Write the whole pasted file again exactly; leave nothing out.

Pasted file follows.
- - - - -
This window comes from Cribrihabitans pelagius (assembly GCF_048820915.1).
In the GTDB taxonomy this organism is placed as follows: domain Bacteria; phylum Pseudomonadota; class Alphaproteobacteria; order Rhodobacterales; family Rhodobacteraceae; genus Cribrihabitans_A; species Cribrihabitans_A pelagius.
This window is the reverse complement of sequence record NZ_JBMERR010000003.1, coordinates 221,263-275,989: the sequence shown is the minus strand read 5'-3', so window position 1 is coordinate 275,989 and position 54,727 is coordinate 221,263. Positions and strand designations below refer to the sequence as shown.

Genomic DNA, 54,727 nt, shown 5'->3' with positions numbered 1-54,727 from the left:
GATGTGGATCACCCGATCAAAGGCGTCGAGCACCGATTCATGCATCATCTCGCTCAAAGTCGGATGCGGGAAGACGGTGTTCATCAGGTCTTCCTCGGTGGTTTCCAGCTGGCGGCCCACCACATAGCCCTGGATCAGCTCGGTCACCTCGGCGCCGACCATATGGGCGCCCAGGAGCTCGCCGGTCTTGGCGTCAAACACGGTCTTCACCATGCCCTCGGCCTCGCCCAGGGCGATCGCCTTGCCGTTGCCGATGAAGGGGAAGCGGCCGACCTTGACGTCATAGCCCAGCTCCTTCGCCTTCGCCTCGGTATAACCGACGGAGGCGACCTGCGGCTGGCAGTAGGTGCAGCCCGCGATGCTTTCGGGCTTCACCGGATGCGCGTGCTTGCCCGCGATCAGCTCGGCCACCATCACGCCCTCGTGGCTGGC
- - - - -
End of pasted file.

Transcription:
This window comes from Cribrihabitans pelagius (assembly GCF_048820915.1).
In the GTDB taxonomy this organism is placed as follows: domain Bacteria; phylum Pseudomonadota; class Alphaproteobacteria; order Rhodobacterales; family Rhodobacteraceae; genus Cribrihabitans_A; species Cribrihabitans_A pelagius.
This window is the reverse complement of sequence record NZ_JBMERR010000003.1, coordinates 221,263-275,989: the sequence shown is the minus strand read 5'-3', so window position 1 is coordinate 275,989 and position 54,727 is coordinate 221,263. Positions and strand designations below refer to the sequence as shown.

Genomic DNA, 54,727 nt, shown 5'->3' with positions numbered 1-54,727 from the left:
GATGTGGATCACCCGATCAAAGGCGTCGAGCACCGATTCATGCATCATCTCGCTCAAAGTCGGATGCGGGAAGACGGTGTTCATCAGGTCTTCCTCGGTGGTTTCCAGCTGGCGGCCCACCACATAGCCCTGGATCAGCTCGGTCACCTCGGCGCCGACCATATGGGCGCCCAGGAGCTCGCCGGTCTTGGCGTCAAACACGGTCTTCACCATGCCCTCGGCCTCGCCCAGGGCGATCGCCTTGCCGTTGCCGATGAAGGGGAAGCGGCCGACCTTGACGTCATAGCCCAGCTCCTTCGCCTTCGCCTCGGTATAACCGACGGAGGCGACCTGCGGCTGGCAGTAGGTGCAGCCCGCGATGCTTTCGGGCTTCACCGGATGCGCGTGCTTGCCCGCGATCAGCTCGGCCACCATCACGCCCTCGTGGCTGGC